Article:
Classifications of Herbs

Herbs have been companions of man for many, many centuries. You have seen the many uses to which herbs can be put, accompanying and serving man through his life.

Herb garden plants thrive not only outside in the garden, but year after year they reveal their undefinable ability to grow to one’s heart. The variety of fragrances, the display of brilliant colors, the pride of their majestic growth, the surrounding liveliness of humming insects, all these imponderables and more make lasting impressions upon the soul of the observant grower.

Herbs are classified as tender annuals (like basil, marjoram, borage, nasturtium), as Hardy annuals (like chamomile, heart’s ease), as Biennials (like clary sage, angelica, mullein), as Tender Perennials (like rosemary, curry plant) and as Hardy Perennials (like lavender, sage, hyssop, chives).

The annuals have to be seeded each year unless conditions are favorable enough in the garden to have these annuals seed themselves. The biennials also should be seeded each year so that, for example, a mullein will be in flower each year. These plants form leaves only the first year and flower the following year. The perennials last for many years with proper care and be started from either seed or a purchased plant which over the years can be divided or used for cuttings. Placing the herbs in the garden should take into consideration these differences of above mentioned categories. Perennials quite often are planted as the framework of a garden around which the annuals are grouped.

To start herb seed indoors is easier than anyone think. There are just a few rules to follow and steps to take. Herbs to be started indoors for later transplanting are best started from seed no earlier than March; otherwise they will get too spindly, weak or fall prey to insects and diseases.

On the other hand, a large variety of herb plants has to be propagated from stem cuttings because either the plants do not form seeds or the seeds do not come true to variety. A cutting is actually a term used for the sprig which is cut off the tip of a branch, and for information should be about three inches long.

These qualities and more of herbs can mean only that you have more reason than ever to raise herbs in your garden.…

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Before Spring Gardening – Getting Started in Winter

It may seem hard to get thought of gardening started in the middle of winter when the snow is deep on the ground, but it is great time to plan and dream. Seed companies will be sending their catalogues out with all those fantastic pictures of delicious vegetables, giant blooms and dripping fruit. Now is the time to plan on having all of those from your garden.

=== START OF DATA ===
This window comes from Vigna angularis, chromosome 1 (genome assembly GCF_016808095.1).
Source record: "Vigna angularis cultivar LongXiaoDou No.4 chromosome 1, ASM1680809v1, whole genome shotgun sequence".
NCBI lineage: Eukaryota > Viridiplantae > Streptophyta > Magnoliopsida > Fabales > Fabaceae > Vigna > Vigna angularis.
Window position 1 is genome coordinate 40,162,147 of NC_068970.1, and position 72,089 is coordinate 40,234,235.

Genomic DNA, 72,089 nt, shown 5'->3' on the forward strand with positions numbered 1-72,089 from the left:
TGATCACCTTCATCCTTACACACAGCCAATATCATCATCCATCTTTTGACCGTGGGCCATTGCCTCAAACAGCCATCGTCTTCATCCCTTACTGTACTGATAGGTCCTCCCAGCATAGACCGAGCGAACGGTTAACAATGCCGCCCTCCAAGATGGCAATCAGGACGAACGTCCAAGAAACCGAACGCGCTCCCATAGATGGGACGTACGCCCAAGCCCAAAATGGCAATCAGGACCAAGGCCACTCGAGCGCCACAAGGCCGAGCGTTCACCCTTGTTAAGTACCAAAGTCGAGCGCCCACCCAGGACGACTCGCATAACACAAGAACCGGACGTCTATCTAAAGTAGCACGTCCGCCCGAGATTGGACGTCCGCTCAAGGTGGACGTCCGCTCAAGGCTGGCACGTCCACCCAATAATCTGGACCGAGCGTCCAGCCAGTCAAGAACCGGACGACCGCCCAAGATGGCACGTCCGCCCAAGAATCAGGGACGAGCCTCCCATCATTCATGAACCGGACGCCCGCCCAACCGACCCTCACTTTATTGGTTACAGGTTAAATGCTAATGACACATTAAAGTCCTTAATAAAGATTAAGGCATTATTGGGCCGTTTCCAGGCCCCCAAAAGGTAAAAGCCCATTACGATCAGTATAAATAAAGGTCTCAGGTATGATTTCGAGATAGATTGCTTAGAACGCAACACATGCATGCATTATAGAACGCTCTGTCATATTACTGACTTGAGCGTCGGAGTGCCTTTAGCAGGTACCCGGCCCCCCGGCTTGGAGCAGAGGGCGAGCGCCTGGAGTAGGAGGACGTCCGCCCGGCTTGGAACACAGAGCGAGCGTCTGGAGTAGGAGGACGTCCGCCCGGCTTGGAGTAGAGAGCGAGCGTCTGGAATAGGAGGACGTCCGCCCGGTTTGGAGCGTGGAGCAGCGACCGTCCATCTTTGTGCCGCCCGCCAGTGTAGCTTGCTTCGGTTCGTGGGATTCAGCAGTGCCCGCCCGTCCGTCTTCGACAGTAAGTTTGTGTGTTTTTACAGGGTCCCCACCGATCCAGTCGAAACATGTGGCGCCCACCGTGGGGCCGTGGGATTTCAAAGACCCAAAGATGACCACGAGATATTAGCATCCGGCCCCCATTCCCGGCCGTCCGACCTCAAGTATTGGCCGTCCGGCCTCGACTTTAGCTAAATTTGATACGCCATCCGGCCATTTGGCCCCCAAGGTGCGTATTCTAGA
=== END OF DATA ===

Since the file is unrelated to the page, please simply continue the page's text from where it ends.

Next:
Too many gardens start without a plan. This leads to having a whole lot of expensive seed bought on a whim and finding later that there is no where to plant most of them or to having a lot of prepared soil and nothing to put in it. Once spring hits with its weather changes and the snow disappears there is a lot of outdoor work to do and after a long winter there is the desire to be outdoors doing it. Before that happens is the time to plan.

Take a look at the existing flower beds and vegetable spaces to begin with, and decide if there is enough or too much. You know how the garden looked at the middle and end of last year’s season. This is your starting space. If it looked great and you think you can handle more then you can plan on a little more. On the other hand, if it looked a mess you either had too little time, energy or desire to keep it up and it needs to be backed off some. Of course if it looked fine then everything is good so leave it alone.

Now that you know the space decide what to plant. As a general rule of thumb, think of all the vegetables that people in your family like to eat and plan to plant some of each. Eliminate the ones that take up more space than you have available for a reasonable crop. Then take off the ones that will not grow in your climate. Include last years successes. Adjust amounts for the available space and figure out the amount of seed needed. It is a great idea to try a vegetable or at least a variety that is new to you to add a little more fun.

Flowers, especially annuals, are great things to grow for pure fun. If they do not quite work out no one goes hungry and you have the enjoyment of trying. Look for fast growing tall plants for the back of beds and medium ones for the middle and front. Of course small ones go in front but also can be used to surround taller ones to add low colour. Plan on starting or buying enough to well fill the available space. If you have a short growing season you may want to plant closer than recommendations so as to fill the spaces with colour before frost.

A little planning goes a long way in preparing for the season. Besides, in the middle of winter it becomes a real connection …

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